MHHS students get hands dirty in greenhouse; plant sale gets sold out

Photo: MHHS sophomores Gabe Todd, Celine Hall and Abigayle Vida and junior Gunner Chong prepare for the plant sale (already sold out) in the new high school greenhouse.

Students at Mountain Home High School Career Academies are showing off their green thumbs in the newly-built greenhouse on the school’s campus.

The greenhouse was constructed after teachers in the agricultural education department applied for a state start-up grant from the Arkansas Department of Career Education. Brandon Lewis, who teaches plant science and greenhouse management at the high school, says the state provided $80,000 for construction of the greenhouse, and the school district covered additional costs for the project.

Lewis says the project started with the idea to offer a new pathway with agricultural education here.

During the fall of 2018, as construction of the greenhouse was underway, students in Lewis’ plant science class learned what plants need to survive.

Sophomore Abigayle Vida says students learned about different types of soil and what soil needs to contain to help plants grow. Vida says she thought that was interesting, because they have those little vermicula that are in the soil and that helps the plants grow bigger and prettier and whatnot. She says the students even did papers on sections of the plant that they need to know.

Photo: Sophomore Abigayle Vida waters plants.

In January, the students in the plant science and greenhouse management classes began their hands-on learning, as they prepared for the first-annual FFA plant sale.  The sale was to continue through April 20th, but they have sold out of plants.

According to Lewis, the students started with 1,200 plugs from flowering plants they transferred into hanging baskets and cultivated in the greenhouse.

After the three weeks it took to arrange and repot the flowering plants, the students moved on to germinating vegetables, which proved to be more challenging than they originally anticipated.

Lewis says they had some issues with their vegetables. He says right before spring break, they tried to germinate 3,000 vegetable seeds and only 300 of them came up.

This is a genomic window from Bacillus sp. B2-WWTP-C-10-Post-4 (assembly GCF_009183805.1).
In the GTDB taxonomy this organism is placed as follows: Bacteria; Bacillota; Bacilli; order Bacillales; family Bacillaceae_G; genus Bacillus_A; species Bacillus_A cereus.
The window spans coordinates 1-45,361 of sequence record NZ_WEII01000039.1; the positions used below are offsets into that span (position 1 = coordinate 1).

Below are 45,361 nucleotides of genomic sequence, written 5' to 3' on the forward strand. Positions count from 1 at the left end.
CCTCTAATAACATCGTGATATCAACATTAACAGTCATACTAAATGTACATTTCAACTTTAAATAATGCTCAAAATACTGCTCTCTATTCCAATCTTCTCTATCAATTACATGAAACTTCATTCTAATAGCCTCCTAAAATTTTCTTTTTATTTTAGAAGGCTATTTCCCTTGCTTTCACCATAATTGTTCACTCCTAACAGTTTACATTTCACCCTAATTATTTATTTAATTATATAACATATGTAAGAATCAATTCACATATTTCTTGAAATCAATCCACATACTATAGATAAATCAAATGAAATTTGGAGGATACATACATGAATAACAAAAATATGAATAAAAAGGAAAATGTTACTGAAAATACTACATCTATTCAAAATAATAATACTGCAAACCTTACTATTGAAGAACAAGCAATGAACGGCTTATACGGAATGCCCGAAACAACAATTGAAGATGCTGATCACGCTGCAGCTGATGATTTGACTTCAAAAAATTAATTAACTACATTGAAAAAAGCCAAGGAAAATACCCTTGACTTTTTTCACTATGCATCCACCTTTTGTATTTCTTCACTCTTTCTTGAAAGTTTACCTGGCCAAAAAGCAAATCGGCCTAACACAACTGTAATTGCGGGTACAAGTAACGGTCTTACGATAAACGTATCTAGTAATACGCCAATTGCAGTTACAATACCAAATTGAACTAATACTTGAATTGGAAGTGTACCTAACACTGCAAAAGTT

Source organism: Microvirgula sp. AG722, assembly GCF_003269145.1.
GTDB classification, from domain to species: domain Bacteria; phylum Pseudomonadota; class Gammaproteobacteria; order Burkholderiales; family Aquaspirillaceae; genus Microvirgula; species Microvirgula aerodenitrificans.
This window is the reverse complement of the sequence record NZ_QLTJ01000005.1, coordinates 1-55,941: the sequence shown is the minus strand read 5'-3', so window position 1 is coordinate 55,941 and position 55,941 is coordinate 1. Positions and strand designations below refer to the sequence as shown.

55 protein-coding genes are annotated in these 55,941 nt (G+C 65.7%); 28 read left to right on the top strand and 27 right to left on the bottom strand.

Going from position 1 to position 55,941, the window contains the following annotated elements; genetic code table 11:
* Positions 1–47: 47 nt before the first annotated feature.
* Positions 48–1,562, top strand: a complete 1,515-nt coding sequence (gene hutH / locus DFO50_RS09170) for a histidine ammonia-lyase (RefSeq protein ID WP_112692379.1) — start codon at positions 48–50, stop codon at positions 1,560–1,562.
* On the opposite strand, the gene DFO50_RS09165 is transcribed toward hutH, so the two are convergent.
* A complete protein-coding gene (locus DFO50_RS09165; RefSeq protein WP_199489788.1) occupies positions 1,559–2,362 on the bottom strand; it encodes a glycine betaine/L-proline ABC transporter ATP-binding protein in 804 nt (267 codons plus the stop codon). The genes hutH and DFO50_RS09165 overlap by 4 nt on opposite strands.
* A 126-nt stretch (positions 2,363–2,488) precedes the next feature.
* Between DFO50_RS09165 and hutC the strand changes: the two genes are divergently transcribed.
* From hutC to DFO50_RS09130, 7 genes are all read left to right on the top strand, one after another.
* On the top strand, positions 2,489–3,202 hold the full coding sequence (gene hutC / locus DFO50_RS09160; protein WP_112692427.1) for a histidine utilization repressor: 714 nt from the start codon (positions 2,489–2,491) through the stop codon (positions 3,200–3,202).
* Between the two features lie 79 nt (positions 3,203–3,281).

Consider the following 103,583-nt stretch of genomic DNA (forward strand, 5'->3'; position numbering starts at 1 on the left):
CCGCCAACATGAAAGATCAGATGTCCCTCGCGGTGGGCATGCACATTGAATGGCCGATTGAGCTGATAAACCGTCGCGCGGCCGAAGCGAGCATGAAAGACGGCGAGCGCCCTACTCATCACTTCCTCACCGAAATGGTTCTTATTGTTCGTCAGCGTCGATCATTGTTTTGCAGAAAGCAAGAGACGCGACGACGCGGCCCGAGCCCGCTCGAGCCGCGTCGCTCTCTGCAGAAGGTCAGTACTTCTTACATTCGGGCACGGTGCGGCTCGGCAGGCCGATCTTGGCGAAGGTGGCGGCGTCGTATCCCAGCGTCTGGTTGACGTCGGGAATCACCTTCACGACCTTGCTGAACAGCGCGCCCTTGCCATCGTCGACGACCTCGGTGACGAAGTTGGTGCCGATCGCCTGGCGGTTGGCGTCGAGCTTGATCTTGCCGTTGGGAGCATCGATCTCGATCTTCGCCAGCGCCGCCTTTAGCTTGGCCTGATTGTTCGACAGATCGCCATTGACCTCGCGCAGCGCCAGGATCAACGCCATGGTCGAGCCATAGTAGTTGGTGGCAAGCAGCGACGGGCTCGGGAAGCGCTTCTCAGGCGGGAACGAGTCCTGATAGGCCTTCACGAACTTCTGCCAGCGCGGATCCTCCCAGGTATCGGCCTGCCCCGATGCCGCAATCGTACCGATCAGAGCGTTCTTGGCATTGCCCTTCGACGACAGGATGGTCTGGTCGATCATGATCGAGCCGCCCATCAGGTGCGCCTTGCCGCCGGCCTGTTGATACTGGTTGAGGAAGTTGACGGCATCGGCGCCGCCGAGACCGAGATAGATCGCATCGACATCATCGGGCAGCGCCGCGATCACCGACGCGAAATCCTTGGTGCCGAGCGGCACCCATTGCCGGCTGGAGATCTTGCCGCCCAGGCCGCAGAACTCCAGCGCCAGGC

Gunner Chong, a junior in plant science, says starting the vegetable project before spring break was not a good idea. Chong says they definitely learned not to try to plant seeds right before they are going to be gone on a break and not able to care for them regularly.

Photo: Junior Gunner Chong hangs a flowering plant in the high school’s new greenhouse.

Besides planting and caring for plants, the students have gotten to know the inner-workings of a greenhouse.

Sophomore Gabe Todd says the greenhouse has a shade cloth that automatically rolls up if it gets too humid.

Photo: Sophomore Gabe Todd checks on the vegetable seedlings that he and his classmates germinated last month.

Lewis noted the shade cloth is part of what helps the greenhouse function best, but it has presented its own set of issues.

He says another challenge has been figuring out the controls. Their petunias aren’t a full sun plant, but lately since the sun has popped out and the humidity has increased, the shade cloth has been staying open more, and some plants are getting too much sun. It’s sort of trial and error at the moment.

The greenhouse is equipped with a built-in irrigation system, but based on placement, some plants get more water than others, so the students still do some hand watering.

Chong says they go around to the hanging baskets to see how heavy they are. If they are light, they check to see if they are dry, and if they are, they water them.

Despite the challenges the students faced, they have successfully cultivated a greenhouse full of hanging plants, including petunias, geraniums, verbena, and impatiens.

Next school year, the students who work in the greenhouse are planning to offer a salad bar once or twice a month to high school students during lunch. Lewis is working with administration to secure federal funds to purchase eight hydroponic systems allowing the students to grow lettuce, tomatoes and cucumbers for the salad bar.

Lewis notes next year there will be two sections of plant science, due to increased interest in the program of study. The plant science course is co-taught with MHHS science instructor Tyler Blasdel, and so students who are on the core diploma track can actually count the course as a science credit. as well as a career-focus credit.

Sophomore Celine Hall says she has thoroughly enjoyed her year in plant science, because she has always had a passion for planting.

Photo: Sophomore Celine Hall prepares for the FFA plant sale (sold out).

Hall says she was mainly excited to get her hands in the soil. She says she loves planting plants. She was doing that at home, but she had to move, so when she heard about this class, she was really interested in getting back into a greenhouse.

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